Every organization, no matter how noble its cause, is at risk for data breach threats. Blackbaud, a cloud computing provider that focuses on serving the social good community – including non-profits, educational institutions, healthcare organizations and religious organizations – reports encountering millions of cyberattacks every month. While the company implements proactive security measures to prevent, detect and eliminate cyber threats, it recently discovered a successful ransomware attack that exposed some of its client data.
The Blackbaud clients affected in the data breach are educational and non-profit organizations such as the University College Oxford, the University of London, Human Rights Watch and Young Minds, to name a few. Law enforcement, forensic experts and Blackbaud’s own security team managed to stop the attack. However, the cybercriminals still managed to remove a copy of a subset of data from Blackbaud’s self-hosted environment that included names, student IDs, contact information and other personal.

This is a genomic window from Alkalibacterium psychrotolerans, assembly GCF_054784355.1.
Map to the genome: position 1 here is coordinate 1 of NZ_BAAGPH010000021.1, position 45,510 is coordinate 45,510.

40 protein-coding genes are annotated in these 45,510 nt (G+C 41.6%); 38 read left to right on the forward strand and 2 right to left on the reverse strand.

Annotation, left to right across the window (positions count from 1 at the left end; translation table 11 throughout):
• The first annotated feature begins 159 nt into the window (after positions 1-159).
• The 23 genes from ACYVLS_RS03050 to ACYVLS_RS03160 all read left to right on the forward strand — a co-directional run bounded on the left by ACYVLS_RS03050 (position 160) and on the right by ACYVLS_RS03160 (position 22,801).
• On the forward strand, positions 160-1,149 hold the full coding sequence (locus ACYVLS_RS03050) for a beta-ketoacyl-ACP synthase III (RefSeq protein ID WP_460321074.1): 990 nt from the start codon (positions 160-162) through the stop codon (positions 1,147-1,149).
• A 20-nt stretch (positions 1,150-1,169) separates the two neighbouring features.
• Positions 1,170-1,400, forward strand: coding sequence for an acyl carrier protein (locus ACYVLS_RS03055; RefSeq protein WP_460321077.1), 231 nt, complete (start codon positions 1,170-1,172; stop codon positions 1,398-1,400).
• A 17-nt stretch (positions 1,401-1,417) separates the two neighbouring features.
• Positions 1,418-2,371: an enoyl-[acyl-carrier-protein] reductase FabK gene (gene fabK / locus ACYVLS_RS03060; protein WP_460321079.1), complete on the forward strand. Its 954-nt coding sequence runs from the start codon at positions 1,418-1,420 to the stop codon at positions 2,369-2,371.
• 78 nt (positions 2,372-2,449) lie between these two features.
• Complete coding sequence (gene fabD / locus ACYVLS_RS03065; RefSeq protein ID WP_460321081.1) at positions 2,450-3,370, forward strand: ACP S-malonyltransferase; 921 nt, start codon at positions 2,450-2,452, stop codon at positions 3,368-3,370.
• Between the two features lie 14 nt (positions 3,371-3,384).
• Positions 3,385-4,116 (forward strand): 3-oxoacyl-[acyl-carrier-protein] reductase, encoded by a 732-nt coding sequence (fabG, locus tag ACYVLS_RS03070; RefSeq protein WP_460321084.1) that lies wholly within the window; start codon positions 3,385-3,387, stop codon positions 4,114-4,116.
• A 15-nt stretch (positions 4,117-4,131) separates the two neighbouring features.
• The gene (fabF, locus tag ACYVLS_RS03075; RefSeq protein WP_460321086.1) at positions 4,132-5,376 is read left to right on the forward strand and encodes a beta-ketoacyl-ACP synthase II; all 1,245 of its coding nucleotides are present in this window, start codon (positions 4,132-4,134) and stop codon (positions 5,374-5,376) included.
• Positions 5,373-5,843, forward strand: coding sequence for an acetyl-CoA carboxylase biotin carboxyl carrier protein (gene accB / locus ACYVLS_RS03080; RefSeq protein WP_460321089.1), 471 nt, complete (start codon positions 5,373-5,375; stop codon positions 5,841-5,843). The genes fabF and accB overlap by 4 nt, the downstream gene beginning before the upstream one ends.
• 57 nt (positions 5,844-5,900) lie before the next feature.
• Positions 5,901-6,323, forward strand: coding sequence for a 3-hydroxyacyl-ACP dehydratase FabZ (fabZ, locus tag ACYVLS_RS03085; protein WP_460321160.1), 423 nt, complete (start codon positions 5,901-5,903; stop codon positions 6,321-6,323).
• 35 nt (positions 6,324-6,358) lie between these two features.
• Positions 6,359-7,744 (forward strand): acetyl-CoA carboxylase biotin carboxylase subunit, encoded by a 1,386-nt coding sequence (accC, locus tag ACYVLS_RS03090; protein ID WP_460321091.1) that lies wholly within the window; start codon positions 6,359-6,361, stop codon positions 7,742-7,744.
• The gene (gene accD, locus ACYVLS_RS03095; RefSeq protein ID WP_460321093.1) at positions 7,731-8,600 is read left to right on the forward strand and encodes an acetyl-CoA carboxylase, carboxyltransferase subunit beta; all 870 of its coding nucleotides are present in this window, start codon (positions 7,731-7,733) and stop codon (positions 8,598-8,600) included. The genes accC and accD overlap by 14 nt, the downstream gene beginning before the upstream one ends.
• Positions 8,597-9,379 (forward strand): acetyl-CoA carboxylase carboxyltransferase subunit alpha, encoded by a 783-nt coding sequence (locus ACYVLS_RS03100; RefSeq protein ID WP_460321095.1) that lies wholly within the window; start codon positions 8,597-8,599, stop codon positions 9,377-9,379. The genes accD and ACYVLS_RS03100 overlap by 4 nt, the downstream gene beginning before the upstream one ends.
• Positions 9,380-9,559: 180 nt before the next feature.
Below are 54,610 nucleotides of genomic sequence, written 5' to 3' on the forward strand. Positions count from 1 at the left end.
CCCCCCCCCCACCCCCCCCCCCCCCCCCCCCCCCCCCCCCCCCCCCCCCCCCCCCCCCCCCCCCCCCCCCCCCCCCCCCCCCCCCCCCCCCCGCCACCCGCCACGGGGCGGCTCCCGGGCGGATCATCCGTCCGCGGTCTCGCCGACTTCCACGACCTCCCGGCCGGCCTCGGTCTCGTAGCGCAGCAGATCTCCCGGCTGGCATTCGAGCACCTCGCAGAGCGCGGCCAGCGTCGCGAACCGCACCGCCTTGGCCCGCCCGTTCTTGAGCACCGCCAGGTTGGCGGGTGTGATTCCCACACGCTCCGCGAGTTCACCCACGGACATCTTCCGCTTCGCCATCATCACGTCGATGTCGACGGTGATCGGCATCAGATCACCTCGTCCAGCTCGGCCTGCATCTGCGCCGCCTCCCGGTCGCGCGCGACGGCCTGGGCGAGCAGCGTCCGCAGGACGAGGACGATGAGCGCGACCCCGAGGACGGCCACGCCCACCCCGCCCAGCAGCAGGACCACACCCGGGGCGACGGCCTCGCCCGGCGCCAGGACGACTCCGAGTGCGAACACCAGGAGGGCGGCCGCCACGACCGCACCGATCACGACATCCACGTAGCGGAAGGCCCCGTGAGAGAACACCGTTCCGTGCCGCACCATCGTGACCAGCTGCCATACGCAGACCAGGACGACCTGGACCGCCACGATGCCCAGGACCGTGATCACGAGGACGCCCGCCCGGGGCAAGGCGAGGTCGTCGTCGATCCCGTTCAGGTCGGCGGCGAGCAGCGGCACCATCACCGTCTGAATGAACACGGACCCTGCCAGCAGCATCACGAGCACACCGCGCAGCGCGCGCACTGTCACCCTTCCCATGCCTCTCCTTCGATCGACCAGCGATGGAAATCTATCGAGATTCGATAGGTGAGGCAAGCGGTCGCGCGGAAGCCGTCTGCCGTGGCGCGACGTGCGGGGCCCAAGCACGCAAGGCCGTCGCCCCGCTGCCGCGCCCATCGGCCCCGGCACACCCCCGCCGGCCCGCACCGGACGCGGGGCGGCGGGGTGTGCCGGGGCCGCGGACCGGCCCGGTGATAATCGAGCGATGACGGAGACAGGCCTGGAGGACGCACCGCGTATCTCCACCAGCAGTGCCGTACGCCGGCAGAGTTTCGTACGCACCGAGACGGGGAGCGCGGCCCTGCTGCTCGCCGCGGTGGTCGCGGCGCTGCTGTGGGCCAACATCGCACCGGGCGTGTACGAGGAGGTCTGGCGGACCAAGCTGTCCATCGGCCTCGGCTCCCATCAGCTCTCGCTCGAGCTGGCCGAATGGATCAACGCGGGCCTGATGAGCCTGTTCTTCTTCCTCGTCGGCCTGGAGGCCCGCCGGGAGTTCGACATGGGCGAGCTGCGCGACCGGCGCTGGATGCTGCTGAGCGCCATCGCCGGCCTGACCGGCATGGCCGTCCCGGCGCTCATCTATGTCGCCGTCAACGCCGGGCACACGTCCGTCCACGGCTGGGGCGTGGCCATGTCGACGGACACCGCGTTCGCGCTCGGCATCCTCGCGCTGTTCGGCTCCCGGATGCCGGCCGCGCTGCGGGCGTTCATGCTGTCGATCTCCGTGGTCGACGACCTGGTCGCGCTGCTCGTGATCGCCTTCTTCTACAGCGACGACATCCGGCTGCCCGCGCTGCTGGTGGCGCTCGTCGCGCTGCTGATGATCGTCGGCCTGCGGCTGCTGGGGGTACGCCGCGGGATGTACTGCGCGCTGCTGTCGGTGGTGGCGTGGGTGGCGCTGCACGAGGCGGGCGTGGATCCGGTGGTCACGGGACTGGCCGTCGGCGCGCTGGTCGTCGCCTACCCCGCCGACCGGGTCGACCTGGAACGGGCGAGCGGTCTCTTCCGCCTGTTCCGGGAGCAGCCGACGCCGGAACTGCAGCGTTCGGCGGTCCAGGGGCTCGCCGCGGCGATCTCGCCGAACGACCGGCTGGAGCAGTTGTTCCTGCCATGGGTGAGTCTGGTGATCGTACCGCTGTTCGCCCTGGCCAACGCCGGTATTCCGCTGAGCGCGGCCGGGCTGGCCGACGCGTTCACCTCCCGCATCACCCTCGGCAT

Blackbaud officials said no Social Security numbers or payment information were exposed during the breach. They did confirm they paid an undisclosed ransom to have the stolen data destroyed by the cybercriminals.
Critics are questioning whether giving into the cybercriminal’s demands is an effective way to deal with cybercriminals.
Is rewarding cybercriminals for successfully stealing company data an effective solution?
In this case, Blackbaud officials said they bought “peace of mind” by paying for stolen data to be destroyed. However, critics have said this might make Blackbaud an easy target for future attacks. They added it also is essentially creating a “demand” for hackers.